In 1986, the Massachusetts Institute of Technology set up an Ad Hoc Pornography Screening Committee composed of faculty, students and staff. The intention was not to abolish the showing of X-rated or unrated sexually explicit films in the dormitories or elsewhere on campus. Instead, MIT wanted a system of prior review to determine when and where such movies would be allowed.

Because MIT is an institution of higher learning, the policy had to include a definition of pornography rather than simply relying on the instinctual "I can't define it, but I know it when I see it."

For that definition, MIT went to a 1980 book, "Take Back the Night: Women on Pornography," in which such material is described as "explicit representations of sexual behavior that, in the words of the Commission on Obscenity and Pornography, have as a distinguishing characteristic 'the degrading and demeaning portrayal of the role and status of the human female {or male} . . . as a mere sexual object to be exploited and manipulated sexually."

Lest this definition be insufficiently clear, the screening committee added certain criteria. To get the committee's imprimatur, the film had to "reflect believable reality or normalcy in the relationships and sexuality displayed." Furthermore, "the sexually explicit content and the emotional content should not unfairly reflect the viewpoint and the sexual feelings of men and/or women." And "the film should generally promote a positive attitude toward sexuality."

There were no additional clarifications of such terms as "believable reality," "normalcy" or "a positive attitude toward sexuality."

Movies striking the committee as unbelievable or unfair to men's and women's sexual feelings could not be shown at certain times of the academic year or in certain places. Nor could they be displayed without giving six weeks' advance notice of the screening so that objectors on campus would have time to plan and advertise an alternative film.

Last February, Adam Dershowitz (class of '89) committed what his uncle, Harvard Law School Professor Alan Dershowitz, has called an act of civil disobedience. Without going to the screening committee for prior approval, Dershowitz showed "Deep Throat" to an audience of 80, male and female, under conditions proscribed by the committee. (It was shown on registration day, and the committee had not wanted "incoming students, particularly freshmen," to get the wrong idea about MIT.)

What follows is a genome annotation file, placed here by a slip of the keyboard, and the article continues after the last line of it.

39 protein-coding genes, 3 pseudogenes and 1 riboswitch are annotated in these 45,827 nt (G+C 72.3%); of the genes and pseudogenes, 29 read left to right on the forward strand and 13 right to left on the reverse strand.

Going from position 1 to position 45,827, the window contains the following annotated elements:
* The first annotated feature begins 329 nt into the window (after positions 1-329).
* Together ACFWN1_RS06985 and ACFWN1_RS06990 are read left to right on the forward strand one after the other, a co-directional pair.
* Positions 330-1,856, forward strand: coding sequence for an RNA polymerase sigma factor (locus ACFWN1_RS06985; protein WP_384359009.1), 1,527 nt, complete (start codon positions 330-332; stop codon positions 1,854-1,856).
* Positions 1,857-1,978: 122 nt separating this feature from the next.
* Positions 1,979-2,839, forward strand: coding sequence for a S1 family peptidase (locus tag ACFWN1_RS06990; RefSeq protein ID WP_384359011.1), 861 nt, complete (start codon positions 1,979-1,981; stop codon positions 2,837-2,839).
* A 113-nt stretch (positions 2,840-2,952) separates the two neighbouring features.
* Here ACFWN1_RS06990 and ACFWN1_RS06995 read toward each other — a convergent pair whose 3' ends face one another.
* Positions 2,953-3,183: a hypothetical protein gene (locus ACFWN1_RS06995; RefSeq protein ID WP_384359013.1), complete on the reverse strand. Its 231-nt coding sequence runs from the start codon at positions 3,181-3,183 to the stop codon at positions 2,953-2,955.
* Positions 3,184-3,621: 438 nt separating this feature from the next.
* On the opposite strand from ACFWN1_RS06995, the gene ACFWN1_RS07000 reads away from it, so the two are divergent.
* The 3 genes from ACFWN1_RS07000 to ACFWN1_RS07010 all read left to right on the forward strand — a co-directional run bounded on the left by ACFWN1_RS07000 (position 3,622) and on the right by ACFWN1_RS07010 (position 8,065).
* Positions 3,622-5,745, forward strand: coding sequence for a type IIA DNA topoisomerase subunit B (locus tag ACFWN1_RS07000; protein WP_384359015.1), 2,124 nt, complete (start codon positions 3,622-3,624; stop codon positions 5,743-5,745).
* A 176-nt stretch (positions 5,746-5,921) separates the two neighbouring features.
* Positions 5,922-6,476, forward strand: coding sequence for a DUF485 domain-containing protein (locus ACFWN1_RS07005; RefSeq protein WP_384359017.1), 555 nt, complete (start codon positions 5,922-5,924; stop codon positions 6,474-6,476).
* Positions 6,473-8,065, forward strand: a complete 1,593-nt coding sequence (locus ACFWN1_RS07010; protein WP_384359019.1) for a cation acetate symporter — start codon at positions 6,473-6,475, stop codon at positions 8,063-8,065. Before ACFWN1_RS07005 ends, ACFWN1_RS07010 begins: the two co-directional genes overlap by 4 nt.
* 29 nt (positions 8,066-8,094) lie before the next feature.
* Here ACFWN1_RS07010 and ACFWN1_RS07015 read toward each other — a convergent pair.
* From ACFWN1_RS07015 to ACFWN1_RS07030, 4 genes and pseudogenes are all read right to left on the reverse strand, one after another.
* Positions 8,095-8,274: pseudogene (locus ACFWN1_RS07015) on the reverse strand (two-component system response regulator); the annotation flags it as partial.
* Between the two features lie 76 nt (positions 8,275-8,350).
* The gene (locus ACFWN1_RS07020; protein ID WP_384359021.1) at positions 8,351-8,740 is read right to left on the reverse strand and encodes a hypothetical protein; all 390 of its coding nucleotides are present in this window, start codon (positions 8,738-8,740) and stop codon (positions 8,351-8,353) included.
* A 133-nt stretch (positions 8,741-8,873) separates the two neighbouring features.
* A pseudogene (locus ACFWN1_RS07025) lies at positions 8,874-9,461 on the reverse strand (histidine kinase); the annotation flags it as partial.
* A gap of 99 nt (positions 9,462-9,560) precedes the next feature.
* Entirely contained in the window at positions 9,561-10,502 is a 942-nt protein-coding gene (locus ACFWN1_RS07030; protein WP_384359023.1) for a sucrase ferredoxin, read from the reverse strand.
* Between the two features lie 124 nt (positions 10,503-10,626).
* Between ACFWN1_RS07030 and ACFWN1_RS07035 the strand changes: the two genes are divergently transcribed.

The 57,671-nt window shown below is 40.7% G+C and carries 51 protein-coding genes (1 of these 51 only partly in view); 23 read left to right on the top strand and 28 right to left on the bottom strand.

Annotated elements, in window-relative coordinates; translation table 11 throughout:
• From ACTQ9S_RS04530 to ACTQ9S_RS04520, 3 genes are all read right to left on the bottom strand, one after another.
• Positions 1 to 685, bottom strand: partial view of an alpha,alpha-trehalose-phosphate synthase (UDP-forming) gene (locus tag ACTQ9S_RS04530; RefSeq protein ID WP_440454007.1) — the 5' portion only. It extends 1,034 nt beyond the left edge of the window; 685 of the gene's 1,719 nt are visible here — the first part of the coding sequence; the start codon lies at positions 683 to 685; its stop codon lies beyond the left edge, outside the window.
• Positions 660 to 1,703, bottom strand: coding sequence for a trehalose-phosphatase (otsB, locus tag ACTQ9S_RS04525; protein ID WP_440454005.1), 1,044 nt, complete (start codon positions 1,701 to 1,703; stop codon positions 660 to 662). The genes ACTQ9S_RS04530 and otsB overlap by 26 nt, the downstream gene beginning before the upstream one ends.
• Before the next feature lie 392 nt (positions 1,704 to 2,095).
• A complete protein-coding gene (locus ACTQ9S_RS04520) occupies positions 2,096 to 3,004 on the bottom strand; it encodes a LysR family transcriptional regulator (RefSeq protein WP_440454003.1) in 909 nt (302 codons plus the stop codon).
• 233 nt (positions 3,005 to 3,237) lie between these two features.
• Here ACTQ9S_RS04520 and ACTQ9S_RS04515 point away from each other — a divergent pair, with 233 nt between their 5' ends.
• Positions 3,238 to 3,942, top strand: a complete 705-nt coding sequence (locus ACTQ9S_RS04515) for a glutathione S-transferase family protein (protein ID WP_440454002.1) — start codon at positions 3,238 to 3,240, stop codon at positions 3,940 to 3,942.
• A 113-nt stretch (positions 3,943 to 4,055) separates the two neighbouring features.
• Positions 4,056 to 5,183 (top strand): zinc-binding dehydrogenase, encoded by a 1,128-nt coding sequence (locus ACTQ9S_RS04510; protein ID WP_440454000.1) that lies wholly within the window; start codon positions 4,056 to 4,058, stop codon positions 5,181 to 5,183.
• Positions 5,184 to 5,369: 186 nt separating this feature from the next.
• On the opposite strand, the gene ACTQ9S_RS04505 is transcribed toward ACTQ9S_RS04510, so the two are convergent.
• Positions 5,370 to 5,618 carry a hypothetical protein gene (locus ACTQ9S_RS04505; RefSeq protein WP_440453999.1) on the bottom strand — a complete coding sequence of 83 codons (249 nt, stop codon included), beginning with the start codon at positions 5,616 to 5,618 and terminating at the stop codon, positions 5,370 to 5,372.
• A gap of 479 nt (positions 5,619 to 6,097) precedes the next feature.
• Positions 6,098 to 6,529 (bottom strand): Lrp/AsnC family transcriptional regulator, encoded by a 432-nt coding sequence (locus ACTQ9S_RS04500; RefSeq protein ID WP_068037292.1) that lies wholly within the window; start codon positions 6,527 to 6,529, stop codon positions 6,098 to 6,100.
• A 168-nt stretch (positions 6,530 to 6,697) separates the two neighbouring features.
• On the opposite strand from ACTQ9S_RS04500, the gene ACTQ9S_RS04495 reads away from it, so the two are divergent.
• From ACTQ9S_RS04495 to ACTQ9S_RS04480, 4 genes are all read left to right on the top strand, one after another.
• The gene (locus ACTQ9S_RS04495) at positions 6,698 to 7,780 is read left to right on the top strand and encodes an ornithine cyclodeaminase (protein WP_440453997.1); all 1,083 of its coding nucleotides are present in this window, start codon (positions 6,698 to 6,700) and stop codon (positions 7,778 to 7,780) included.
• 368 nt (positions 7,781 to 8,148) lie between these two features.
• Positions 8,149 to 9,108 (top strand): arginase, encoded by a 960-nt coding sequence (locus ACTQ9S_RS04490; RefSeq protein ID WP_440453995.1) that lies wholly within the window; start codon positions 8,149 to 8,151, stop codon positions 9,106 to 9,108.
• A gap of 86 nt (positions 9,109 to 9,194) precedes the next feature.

James R. Tewhey, associate dean of the Office of the Dean for Student Affairs, thereupon filed a formal complaint against Dershowitz with the Committee on Discipline. A hearing was scheduled, and Dershowitz asked that the press be admitted since, he said, the First Amendment figures in this case. The request was denied. But the campus paper, The Tech, covered the overall story in considerable detail and noted editorially that "any screening restrictions would compromise freedom of speech."

At the hearing, Adam Dershowitz called his uncle as an expert witness. Alan Dershowitz testified that "any decent student would be opposed to this patently absurd and unconstitutional policy. The fact that there is a faddish desire to censor certain forms of freedom of speech," he said, hardly justifies the MIT policy on pornography.

The law professor went on to make a rather telling point. MIT is a private institution, but the Massachusetts Civil Rights Act prevents private as well as public colleges and universities from abridging the constitutional rights of students. Alan Dershowitz also cited a decision by a Cambridge Superior Court judge some years ago when, from outside the university, a district attorney moved against a Harvard student for showing "Deep Throat" on campus. The judge said the film was constitutionally protected. Prof. Dershowitz was the chief legal tactician in that case.

Last month, Adam Dershowitz received a letter from MIT's Committee on Discipline. The committee had found that "the Policy Statement on Sexually Explicit Films constitutes an excessive restraint on freedom of expression at MIT.

"This freedom is fundamental to the broader principle of academic freedom and cannot be unduly abridged by administrative action. The Policy is, therefore, inappropriate for MIT . . . by unanimous vote, the committee thereby dismisses the charges against you."

Andrew Fish, a columnist at The Tech, delivered a postlude: "A student who did not want to see "Deep Throat" was under no obligation to enter the screening room. I would prefer turning my eyes from material I deem offensive to having Big Brother at the Office of the Dean for Student Affairs make that decision for me."